Apple CarPlay and Android Auto are worse for your driving than texting

Apple CarPlay and Android Auto...
Users can control CarPlay functions via touch interface or voice commands. Neither are good for driving performance according to a new study
Users can control CarPlay functions via touch interface or voice commands. Neither are good for driving performance according to a new study
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Users can control CarPlay functions via touch interface or voice commands. Neither are good for driving performance according to a new study
Users can control CarPlay functions via touch interface or voice commands. Neither are good for driving performance according to a new study

Apple CarPlay or Android Auto touchscreens in your car negatively impacts driving performance more than if you're texting, high on cannabis or sitting at the UK's legal blood alcohol threshold of 0.08 percent, says a new study measuring a range of driver behavior.

Commissioned by IAM RoadSmart, the UK's largest road safety charity, the study placed 20 Apple Carplay users and 20 Android Auto users in a simulator, and had them drive a standard test route three times. The route was broken up into three sections, including car following, erratic motorway traffic, and a figure-eight loop. The first time, they drove it with no infotainment systems on as a control. The second, they were asked to perform music, radio, navigation, text and phone call tasks using voice interactions. The third, they were asked to do the same tasks using touch control.

Subjects were measured on four aspects of driving performance: maintaining a speed, lane position holding, eye gaze behavior and self-reported performance, as well as their reaction time to external non-driving stimuli, which tasked drivers with flashing their high beams when a red bar appeared on the screen.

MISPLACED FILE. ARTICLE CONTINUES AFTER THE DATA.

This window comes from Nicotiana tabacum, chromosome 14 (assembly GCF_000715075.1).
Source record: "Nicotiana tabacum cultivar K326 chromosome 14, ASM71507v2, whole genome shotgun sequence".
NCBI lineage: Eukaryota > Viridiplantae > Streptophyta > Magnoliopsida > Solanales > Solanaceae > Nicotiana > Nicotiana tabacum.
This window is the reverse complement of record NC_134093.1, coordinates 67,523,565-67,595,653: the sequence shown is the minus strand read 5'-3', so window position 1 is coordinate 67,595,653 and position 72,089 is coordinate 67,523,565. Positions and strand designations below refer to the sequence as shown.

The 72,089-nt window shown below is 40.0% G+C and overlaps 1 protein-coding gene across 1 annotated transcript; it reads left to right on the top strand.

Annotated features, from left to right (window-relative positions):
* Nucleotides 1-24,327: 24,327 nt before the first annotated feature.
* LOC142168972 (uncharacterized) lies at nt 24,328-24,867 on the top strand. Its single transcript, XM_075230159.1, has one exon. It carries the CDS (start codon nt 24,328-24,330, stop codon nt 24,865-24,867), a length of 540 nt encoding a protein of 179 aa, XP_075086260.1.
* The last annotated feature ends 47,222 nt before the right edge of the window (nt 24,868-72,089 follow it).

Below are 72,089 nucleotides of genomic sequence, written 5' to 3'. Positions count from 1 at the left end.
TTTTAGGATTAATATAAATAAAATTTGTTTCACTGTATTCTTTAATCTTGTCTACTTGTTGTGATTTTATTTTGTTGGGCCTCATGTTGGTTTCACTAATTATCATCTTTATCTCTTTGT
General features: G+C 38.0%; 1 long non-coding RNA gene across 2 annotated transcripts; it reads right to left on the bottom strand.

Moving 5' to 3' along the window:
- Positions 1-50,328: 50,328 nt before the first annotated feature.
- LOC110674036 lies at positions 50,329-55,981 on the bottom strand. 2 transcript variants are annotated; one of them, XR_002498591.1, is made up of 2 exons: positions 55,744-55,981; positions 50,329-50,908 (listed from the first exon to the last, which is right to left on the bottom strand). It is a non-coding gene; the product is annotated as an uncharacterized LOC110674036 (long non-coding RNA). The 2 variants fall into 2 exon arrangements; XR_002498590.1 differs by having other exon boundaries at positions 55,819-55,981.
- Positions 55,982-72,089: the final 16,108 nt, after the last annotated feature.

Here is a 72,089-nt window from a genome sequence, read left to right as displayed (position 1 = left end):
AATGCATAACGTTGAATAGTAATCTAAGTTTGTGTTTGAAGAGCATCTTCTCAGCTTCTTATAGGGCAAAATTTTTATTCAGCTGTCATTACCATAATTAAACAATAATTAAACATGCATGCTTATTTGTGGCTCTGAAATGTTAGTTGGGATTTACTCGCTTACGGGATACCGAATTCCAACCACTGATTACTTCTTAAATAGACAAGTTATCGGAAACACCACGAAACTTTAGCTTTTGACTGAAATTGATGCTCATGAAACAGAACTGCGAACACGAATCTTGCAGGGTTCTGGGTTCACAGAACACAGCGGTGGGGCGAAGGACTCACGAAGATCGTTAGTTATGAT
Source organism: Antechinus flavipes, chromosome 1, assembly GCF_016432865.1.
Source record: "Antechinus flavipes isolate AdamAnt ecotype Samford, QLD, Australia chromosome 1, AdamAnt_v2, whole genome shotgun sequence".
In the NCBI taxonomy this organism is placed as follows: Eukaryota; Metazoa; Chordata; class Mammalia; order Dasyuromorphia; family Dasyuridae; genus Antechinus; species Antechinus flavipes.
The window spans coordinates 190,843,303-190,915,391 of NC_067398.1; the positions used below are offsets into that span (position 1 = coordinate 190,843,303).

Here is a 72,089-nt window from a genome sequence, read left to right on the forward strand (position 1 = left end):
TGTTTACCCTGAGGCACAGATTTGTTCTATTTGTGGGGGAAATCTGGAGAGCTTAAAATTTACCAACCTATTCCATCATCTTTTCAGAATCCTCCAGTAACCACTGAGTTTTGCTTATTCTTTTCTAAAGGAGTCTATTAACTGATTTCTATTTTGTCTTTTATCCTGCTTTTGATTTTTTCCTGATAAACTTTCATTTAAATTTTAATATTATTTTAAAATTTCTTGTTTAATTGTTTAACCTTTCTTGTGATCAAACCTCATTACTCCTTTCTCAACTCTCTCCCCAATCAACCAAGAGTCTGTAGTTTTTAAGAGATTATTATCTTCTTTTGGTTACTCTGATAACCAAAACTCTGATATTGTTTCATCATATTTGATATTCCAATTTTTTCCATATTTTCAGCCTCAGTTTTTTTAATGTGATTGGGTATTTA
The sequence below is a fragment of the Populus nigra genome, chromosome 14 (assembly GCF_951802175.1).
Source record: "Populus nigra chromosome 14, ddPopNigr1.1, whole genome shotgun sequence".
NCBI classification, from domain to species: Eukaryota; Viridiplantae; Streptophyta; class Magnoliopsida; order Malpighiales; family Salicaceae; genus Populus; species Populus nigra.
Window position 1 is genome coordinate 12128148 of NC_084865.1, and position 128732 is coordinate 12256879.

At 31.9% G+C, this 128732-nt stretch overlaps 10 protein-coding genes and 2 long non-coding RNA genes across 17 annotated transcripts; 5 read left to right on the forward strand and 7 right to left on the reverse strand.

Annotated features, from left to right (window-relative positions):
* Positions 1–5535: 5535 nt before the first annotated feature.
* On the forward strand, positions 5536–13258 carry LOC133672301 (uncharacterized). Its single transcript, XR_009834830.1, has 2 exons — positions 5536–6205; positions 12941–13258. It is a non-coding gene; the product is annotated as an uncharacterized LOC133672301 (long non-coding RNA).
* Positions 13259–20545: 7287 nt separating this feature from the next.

The charity found a lot to be concerned about – which is perhaps not unsurprising for a group assembled out of pure, distilled concern, but nonetheless, here are a few of the findings.

Unsurprisingly, driver performance on all measures dropped significantly when using the touch screens. Reaction times in particular were about 53-57 percent worse than control times, where driving at the blood alcohol limit of 0.08 percent only increased this metric by 12 percent and smoking cannabis saw a 21-percent increase in reaction times. The result would be 4-5 extra car lengths of stopping distance at highway speeds.

More surprisingly, using voice commands didn't make things that much better, increasing reaction times by 30-36 percent, where texting while driving resulted in a 35-percent increase. It appears talking to Siri is about as bad as texting.

Drivers found it harder to maintain a constant speed and a constant distance behind the car in front or their position in a lane while using touch screens. Notably, lane position would deviate by about half a meter (1.7 ft) when using touch features.

There's more in the full study, but by now you get the picture: touch-activated infotainment systems appear to be significantly worse than texting while driving, which itself is significantly worse than cannabis or threshold-level drink driving.

IAM RoadSmart hopes the study might lead to tighter government testing on what's legal to fit in consumer cars.